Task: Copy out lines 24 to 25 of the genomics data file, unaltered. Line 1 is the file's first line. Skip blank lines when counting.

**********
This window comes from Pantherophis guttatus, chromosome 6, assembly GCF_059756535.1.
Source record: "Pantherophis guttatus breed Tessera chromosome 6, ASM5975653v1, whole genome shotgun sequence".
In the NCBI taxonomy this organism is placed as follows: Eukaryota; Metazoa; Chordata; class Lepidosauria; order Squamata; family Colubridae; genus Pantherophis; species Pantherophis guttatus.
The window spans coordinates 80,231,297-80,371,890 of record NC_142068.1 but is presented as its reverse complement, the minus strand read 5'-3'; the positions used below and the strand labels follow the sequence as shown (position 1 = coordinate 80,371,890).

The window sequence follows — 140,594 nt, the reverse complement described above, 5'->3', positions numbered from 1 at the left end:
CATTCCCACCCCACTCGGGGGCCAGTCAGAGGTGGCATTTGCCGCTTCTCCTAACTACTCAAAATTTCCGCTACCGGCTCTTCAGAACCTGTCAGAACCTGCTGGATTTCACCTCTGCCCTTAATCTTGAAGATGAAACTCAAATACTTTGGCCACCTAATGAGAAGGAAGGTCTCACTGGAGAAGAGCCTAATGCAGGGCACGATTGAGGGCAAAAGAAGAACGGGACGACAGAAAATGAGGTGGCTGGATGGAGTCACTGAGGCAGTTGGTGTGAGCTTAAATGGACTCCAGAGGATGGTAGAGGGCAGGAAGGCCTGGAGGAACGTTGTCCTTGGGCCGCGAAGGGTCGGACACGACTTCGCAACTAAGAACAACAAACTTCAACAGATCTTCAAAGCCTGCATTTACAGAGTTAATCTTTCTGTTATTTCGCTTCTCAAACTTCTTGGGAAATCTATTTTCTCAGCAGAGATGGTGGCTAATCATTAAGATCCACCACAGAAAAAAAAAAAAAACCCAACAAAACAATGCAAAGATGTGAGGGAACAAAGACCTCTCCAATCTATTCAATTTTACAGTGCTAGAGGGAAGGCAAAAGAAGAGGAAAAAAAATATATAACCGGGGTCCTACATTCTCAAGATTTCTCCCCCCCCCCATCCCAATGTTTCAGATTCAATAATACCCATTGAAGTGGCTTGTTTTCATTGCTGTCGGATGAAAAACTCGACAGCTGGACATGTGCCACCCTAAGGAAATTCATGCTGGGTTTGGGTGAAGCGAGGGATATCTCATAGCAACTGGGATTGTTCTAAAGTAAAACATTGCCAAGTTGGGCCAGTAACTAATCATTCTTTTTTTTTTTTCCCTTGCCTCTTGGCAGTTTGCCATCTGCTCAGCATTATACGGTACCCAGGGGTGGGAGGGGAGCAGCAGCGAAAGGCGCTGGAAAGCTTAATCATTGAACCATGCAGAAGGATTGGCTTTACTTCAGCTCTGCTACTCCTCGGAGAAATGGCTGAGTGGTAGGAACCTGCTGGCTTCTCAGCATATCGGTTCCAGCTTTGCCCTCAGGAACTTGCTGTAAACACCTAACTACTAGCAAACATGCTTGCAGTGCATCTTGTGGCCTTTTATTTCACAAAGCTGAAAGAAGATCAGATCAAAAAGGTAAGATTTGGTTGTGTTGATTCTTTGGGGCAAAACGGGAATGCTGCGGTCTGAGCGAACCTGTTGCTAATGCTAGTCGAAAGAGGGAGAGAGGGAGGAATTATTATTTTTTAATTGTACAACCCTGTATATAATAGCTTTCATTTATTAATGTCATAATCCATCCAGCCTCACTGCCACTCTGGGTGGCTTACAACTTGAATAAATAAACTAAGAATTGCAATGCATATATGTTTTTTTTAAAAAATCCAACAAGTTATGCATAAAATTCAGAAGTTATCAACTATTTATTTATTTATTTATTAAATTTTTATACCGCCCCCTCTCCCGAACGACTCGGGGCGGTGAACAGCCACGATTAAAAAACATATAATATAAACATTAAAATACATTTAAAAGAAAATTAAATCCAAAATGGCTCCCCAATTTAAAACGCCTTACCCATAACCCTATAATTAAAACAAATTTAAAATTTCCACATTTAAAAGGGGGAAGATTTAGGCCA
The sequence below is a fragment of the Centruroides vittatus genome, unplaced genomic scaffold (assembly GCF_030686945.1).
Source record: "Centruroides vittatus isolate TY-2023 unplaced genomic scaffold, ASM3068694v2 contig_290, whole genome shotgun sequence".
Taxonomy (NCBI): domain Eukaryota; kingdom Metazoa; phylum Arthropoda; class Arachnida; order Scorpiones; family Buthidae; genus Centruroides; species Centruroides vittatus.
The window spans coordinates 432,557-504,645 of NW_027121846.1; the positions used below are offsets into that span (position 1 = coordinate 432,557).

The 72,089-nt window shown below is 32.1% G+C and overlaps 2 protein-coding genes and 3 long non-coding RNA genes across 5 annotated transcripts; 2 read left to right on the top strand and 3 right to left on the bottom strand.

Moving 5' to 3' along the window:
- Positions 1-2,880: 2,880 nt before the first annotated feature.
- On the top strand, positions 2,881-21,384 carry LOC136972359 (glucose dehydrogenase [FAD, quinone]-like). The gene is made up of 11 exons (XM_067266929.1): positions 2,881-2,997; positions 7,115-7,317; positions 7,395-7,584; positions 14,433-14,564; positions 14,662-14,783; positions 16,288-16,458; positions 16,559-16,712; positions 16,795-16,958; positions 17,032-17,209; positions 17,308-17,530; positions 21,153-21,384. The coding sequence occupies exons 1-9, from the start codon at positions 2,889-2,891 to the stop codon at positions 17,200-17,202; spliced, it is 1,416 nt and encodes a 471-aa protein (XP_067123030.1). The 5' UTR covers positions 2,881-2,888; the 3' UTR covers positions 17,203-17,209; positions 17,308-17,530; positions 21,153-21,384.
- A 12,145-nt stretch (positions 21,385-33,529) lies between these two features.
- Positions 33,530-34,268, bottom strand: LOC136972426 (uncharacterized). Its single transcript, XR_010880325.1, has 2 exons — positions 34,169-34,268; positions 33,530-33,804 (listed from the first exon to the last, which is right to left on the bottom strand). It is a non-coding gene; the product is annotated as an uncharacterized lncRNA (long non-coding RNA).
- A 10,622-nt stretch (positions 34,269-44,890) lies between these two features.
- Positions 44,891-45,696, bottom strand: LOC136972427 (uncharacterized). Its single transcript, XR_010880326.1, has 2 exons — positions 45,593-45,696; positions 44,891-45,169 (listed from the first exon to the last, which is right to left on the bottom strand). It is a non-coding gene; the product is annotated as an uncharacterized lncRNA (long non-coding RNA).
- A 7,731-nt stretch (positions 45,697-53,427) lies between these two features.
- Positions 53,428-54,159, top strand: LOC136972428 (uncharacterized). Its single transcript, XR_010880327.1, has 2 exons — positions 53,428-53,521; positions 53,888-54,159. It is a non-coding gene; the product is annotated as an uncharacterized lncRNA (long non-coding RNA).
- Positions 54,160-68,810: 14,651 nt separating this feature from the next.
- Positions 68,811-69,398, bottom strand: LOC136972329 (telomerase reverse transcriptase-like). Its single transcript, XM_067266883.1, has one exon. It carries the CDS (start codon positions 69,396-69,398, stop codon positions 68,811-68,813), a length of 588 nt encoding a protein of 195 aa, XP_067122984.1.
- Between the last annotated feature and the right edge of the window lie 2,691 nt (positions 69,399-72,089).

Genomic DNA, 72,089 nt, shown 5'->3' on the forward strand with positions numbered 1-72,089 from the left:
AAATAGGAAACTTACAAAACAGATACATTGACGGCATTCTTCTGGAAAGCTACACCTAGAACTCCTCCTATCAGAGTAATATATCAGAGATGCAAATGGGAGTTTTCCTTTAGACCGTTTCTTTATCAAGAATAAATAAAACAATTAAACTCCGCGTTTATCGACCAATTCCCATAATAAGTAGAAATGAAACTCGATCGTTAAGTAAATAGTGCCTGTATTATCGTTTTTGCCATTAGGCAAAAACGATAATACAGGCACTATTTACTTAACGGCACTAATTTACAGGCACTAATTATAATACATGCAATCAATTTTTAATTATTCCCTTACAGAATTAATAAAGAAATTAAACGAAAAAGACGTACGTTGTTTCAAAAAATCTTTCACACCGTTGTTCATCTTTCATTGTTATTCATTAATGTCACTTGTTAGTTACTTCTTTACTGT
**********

Genomic DNA, 72,089 nt, shown 5'->3' on the forward strand with positions numbered 1-72,089 from the left:
AAATAGGAAACTTACAAAACAGATACATTGACGGCATTCTTCTGGAAAGCTACACCTAGAACTCCTCCTATCAGAGTAATATATCAGAGATGCAAATGGGAGTTTTCCTTTAGACCGTTTCTTTATCAAGAATAAATAAAACAATTAAACTCCGCGTTTATCGACCAATTCCCATAATAAGTAGAAATGAAACTCGATCGTTAAGTAAATAGTGCCTGTATTATCGTTTTTGCCATTAGGCAAAAACGATAATACAGGCACTATTTACTTAACGGCACTAATTTACAGGCACTAATTATAATACATGCAATCAATTTTTAATTATTCCCTTACAGAATTAATAAAGAAATTAAACGAAAAAGACGTACGTTGTTTCAAAAAATCTTTCACACCGTTGTTCATCTTTCATTGTTATTCATTAATGTCACTTGTTAGTTACTTCTTTACTGT